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Author Topic: Studio Recording ?'s  (Read 15320 times)

Offline TPDrummerboy

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Studio Recording ?'s
« on: June 10, 2008, 09:43:19 AM »
   What's up everyone, what do you all do in studio recordings, do you play in the or do you play all the chops you know just to be heard by someone? What to do and not to do in the studio...???

Offline dude-on-drums

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Re: Studio Recording ?'s
« Reply #1 on: June 10, 2008, 11:01:21 AM »
It depends on who's project you're working on.  If its yours, play whatever you want.  If its someone else's, play whatever they want. 

Offline stiksnmypocket

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Re: Studio Recording ?'s
« Reply #2 on: June 10, 2008, 11:35:41 AM »
It depends on who's project you're working on.  If its yours, play whatever you want.  If its someone else's, play whatever they want. 

lol....exactly what he said....
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Offline BigFoot_BigThumb

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Re: Studio Recording ?'s
« Reply #3 on: June 10, 2008, 11:38:38 AM »
First you want to give the producer what they want.  Only do what you want if the producer gives you free reign.  But you also must play what the song(s) call for.  Doing your own thing too much can quickly get you replaced.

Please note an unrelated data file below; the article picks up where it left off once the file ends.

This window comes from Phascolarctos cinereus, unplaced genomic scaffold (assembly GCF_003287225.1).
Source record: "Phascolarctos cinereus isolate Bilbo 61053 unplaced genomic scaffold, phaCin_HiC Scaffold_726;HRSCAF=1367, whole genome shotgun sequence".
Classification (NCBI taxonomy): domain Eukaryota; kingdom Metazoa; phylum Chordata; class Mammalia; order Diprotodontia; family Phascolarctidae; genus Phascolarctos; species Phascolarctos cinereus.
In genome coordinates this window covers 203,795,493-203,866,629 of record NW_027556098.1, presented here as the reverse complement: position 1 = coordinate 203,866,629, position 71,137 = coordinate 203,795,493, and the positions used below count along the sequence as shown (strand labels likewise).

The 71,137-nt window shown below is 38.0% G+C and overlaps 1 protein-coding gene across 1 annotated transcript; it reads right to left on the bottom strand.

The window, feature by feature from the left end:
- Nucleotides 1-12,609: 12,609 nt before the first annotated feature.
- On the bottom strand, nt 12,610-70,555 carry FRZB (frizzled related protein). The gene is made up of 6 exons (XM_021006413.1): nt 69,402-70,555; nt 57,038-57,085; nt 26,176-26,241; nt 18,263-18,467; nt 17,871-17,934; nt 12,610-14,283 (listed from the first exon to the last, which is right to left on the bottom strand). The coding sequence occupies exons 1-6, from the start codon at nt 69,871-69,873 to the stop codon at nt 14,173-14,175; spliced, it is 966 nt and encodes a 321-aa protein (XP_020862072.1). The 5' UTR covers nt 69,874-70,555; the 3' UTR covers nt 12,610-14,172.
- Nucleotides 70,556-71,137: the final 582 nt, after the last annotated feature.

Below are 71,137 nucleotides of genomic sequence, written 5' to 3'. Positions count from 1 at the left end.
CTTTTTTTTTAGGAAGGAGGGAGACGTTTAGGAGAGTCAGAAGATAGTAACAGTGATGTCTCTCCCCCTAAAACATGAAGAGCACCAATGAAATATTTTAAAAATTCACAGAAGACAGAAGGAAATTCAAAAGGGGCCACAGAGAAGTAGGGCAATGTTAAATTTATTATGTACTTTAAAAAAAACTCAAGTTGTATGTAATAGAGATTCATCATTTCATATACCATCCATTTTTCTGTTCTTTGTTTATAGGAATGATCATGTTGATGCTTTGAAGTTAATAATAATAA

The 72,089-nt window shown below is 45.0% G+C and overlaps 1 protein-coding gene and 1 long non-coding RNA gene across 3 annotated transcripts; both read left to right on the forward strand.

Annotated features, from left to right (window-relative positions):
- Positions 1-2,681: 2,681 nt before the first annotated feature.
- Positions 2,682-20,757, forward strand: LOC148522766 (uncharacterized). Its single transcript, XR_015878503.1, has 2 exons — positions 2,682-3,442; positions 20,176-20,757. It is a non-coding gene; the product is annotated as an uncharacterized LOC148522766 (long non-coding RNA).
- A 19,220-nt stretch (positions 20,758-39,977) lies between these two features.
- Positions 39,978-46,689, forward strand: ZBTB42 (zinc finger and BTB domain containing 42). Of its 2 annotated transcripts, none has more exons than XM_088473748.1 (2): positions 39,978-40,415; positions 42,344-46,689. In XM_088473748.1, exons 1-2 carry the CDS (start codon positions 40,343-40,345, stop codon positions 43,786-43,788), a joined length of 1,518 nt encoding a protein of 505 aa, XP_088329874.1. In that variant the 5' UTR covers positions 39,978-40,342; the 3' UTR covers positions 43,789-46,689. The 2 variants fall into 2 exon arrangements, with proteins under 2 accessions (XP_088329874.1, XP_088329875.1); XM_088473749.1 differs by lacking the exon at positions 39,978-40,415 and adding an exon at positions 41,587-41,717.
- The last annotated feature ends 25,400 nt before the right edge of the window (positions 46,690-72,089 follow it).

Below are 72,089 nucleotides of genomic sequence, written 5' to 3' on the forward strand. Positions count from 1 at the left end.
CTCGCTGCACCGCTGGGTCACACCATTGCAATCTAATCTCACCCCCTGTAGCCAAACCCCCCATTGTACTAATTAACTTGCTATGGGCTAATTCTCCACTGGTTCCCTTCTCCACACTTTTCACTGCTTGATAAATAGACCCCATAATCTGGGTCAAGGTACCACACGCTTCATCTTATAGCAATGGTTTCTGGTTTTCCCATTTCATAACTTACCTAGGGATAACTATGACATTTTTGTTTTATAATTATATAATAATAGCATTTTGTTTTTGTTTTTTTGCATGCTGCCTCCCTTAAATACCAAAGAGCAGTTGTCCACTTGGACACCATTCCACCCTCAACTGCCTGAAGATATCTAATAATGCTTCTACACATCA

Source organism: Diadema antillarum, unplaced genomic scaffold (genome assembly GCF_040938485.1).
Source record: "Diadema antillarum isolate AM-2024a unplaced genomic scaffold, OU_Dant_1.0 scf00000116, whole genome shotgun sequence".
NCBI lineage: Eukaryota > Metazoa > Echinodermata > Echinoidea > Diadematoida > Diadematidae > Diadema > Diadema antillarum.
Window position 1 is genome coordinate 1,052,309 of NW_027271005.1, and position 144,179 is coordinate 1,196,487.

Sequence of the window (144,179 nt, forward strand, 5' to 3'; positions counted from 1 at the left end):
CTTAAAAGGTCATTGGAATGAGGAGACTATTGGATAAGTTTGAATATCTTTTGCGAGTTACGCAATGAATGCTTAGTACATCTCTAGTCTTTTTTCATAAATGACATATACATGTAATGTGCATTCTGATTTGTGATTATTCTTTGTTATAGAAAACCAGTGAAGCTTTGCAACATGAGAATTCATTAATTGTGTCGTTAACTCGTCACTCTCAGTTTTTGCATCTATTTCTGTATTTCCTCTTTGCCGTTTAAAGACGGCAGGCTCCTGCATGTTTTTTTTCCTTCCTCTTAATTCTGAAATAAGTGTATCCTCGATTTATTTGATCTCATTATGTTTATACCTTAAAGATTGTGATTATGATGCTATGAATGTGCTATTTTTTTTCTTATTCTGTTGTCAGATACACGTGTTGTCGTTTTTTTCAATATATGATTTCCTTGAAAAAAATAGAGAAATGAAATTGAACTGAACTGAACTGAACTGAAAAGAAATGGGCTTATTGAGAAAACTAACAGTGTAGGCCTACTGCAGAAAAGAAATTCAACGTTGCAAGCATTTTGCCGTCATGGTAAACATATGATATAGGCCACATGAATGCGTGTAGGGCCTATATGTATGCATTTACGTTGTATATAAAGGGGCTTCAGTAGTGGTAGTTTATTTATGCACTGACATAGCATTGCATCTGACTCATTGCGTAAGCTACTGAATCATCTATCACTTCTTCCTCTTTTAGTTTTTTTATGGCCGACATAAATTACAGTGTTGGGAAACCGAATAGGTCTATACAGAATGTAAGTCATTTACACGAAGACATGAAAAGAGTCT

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Offline BigFoot_BigThumb

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Re: Studio Recording ?'s
« Reply #4 on: June 10, 2008, 11:40:00 AM »
I see that all repsonses seem to be on the same wavelength.  I didn't read them before I responded.
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Offline JFunky

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Re: Studio Recording ?'s
« Reply #5 on: June 10, 2008, 12:04:06 PM »
I see that all repsonses seem to be on the same wavelength.  I didn't read them before I responded.


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Offline j_kay

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Re: Studio Recording ?'s
« Reply #6 on: June 10, 2008, 01:01:08 PM »
*lol* 
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Offline Vangie D

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Re: Studio Recording ?'s
« Reply #7 on: June 10, 2008, 02:30:41 PM »

Offline QCdrummer

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Re: Studio Recording ?'s
« Reply #8 on: June 10, 2008, 03:28:12 PM »
When recording I play straight pocket. Recording is alot harder for some reason, I guess because time is money and you gotta get that stuff done and get out.
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Offline bigblackdrummer

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Re: Studio Recording ?'s
« Reply #9 on: June 10, 2008, 08:10:07 PM »
   What's up everyone, what do you all do in studio recordings, do you play in the or do you play all the chops you know just to be heard by someone? What to do and not to do in the studio...???

It really matters whats called for on the track.... But the Producer can over-ride my last statement! I just played drums on a track for a new artist coming out here in Canada.. The track was totally Nashvillesk but the Producer wanted me to play something which to me didn't fit the flow of the song, and me also being a Producer made it even worse. I would play fills that fit and flowed with the song and loved them but to him he didn't like them. I had to really put my head in another world to give him what he wanted.